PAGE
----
I first visited Jersey about 20 years ago. Back then, the Bergerac TV-series were all the rage (about Jim Bergerac, ruggedly handsome sergeant of the Bureau des Étrangers). Hadn’t really heard much about Jersey before that. Before leaving for the Channel Islands this time, I got some DVDs of that 80s TV-show and got my oldest daughter a bit hooked. But just a bit. She seems to prefer the more grandfatherly version of John Nettles as DCI Barnaby of Midsomer Murders.
Surprisingly – and irritatingly – St Helier looks completely unfamiliar. It’s a pleasant city, full of shops and cafés. Didn’t see those back then. Is my memory failing? Of course many of the shops wouldn’t have been here then. Top Shop, for example. But surely some were: BH, Marks & Spencer. Luckily for my sanity, I at least remember the Victorian fruit and vegetable market. But still…
One night, we have dinner at Atlantique, a nice sea food restaurant by a plaza full of cows. Cow sculptures, that is. Just asking to be climbed.
Many are the theories as to the origin of the name Jersey. Generally there seems to be agreement on the ending -ey coming from the norse word ey (island). At least Vikings roamed here, as they did everywhere in their – or dare I say, our – heydey. Like the Isle of Man, the Channel Islands are neither part of Great Britain nor the United Kingdom, but are part of the British Isles.
That’s not the only similarity with Man. Jersey is also quite the finance hub and taxes are low. Income tax is a flat 20 % and there’s no VAT. A GST was introduced only a few years ago. It’s 3 %! Coming from Norway, where the sales tax is 25 %, I can only laugh at that.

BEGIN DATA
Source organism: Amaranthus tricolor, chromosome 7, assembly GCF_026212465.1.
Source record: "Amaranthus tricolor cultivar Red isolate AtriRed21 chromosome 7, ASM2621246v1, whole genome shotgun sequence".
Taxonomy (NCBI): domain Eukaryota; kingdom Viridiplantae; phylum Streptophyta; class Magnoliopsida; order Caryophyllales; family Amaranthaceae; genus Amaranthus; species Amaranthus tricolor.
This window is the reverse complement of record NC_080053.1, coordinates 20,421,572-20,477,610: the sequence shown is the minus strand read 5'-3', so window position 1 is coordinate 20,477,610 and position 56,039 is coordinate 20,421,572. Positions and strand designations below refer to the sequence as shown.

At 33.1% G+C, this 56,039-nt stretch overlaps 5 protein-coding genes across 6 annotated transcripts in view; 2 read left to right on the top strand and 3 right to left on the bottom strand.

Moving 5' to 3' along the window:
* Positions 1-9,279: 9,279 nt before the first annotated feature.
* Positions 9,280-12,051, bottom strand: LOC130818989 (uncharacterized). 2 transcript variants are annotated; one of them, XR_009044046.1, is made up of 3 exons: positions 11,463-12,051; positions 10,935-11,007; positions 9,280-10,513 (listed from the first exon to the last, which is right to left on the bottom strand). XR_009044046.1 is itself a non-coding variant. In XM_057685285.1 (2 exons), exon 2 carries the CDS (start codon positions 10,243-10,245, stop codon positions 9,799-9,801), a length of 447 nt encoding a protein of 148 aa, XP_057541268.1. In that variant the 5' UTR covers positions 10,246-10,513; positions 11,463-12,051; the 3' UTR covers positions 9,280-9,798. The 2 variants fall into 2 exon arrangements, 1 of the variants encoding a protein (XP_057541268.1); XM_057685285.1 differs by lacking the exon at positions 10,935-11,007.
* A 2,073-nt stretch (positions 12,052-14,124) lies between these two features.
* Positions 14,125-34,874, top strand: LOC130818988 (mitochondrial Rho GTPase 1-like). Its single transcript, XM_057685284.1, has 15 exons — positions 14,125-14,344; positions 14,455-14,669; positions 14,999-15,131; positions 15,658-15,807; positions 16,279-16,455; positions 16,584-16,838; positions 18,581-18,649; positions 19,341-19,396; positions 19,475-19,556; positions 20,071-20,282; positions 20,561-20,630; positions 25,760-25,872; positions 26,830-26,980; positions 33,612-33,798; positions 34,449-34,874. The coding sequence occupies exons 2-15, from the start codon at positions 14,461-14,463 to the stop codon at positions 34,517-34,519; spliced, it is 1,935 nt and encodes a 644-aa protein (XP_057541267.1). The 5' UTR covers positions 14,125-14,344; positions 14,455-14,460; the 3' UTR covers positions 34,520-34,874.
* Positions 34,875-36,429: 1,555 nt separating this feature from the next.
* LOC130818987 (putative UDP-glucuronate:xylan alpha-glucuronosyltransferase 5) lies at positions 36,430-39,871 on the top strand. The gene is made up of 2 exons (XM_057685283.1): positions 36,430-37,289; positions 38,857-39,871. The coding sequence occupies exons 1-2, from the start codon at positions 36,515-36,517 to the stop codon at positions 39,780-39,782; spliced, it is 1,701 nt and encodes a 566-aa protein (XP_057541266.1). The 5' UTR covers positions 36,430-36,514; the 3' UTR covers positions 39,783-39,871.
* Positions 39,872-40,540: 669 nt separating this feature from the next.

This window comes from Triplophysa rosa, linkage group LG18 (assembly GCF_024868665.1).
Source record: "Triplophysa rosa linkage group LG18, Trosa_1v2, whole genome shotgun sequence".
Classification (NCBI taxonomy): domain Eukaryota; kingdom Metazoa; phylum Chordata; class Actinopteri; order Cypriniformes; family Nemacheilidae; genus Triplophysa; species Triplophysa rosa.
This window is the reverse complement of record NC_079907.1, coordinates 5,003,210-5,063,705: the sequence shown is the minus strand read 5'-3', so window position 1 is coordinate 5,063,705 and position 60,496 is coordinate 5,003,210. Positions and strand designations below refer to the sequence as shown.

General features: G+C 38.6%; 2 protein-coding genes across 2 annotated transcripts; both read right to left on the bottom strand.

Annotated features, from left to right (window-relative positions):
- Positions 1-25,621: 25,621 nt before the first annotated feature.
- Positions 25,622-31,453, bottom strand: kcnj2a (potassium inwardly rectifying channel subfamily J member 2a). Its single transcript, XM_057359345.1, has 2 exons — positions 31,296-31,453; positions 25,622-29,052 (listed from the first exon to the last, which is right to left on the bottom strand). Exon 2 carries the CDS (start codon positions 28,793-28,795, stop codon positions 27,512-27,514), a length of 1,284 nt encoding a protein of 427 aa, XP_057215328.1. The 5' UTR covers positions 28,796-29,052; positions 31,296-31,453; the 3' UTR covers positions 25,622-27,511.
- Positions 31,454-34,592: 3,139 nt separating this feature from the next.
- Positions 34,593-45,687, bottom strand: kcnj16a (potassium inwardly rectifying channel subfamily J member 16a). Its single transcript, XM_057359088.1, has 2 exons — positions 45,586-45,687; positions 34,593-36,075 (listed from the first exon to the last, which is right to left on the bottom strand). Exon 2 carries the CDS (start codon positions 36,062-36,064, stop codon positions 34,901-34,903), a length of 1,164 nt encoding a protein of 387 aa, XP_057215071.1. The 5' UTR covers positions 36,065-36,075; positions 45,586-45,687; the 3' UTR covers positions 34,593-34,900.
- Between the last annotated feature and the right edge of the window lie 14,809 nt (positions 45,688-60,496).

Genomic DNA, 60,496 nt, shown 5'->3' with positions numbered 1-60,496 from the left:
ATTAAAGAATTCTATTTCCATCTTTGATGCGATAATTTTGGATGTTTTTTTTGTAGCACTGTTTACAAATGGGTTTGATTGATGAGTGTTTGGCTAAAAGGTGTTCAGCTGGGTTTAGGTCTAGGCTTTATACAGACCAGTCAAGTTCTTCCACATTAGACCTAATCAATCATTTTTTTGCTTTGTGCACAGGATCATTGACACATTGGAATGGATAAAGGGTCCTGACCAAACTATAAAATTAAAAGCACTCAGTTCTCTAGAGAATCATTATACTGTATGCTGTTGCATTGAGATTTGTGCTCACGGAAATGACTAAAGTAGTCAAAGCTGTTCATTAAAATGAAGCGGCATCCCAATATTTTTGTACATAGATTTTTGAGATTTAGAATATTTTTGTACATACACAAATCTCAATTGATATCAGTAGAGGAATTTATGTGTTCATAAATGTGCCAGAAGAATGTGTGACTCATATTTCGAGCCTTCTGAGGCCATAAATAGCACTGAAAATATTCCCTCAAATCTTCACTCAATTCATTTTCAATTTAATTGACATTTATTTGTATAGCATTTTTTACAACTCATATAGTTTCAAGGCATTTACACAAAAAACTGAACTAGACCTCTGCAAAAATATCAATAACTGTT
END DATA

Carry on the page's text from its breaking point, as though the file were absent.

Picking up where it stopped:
Last time I was here, I remember hearing that Jersey residency was only accessible to those with a fortune of minimum 5 million pounds. Could have been a rumour; I don’t know. According to this Country Life article, the strict residency requirements have been relaxed a bit. But just a bit. They still don’t want any riff-raff hanging about, it seems.
Living Legend – the Jersey Story
We only stay three days on Jersey, too little when you’re doing things in kids’ tempo. Apart from walking around St Helier, checking out the nice cafes and interesting little shops (some wonderfully quirky), we only have time to visit Living Legend Village. Its major feature is The Jersey Story. Good, interactive show about the history of the island. Outdoors in the village, there’s a good children’s play area with a flowery, hippyish bus full of books, board games, pencils and drawing paper.
And a bungee trampoline! Cat must have been at least 10 metres into the air. Stomach-tickling high. She’s much braver than I.
Living Legend is about 7-8 km inland from St Helier, so the girls get to see the narrow roads and a little bit of the countryside. My last visit to Jersey, I mainly spent exploring all around the island. Must be why I don’t remember much of St Helier. Taking a lone walk around the city on our last night, I finally find my bearings. I remember the Parade!
General Don statue on the Parade. Familiar sights at last.
The final morning, kids still asleep, I go for an early morning walk. First to the Elizabeth Castle causeway to see if an amphibious bus will take me across.
Difficult to believe this bus can cross over here
It won’t. It’s 0730, much too early. Not a soul in sight, except a few joggers and dog walkers. And very high tide! A forlorn rubber ball bobs on the waves near land.
Instead, I have a look at the Freedom Tree, commemorating the 60th anniversary of the Liberation of Jersey. (The Channel Islands was the only German-occupied part of the British Isles during WW II).
… and head out to the tip of the long pier. That’s how close I get to Walter Raleigh’s fort. Next time.
Heading back along the waterfront, Jersey’s riches are apparent.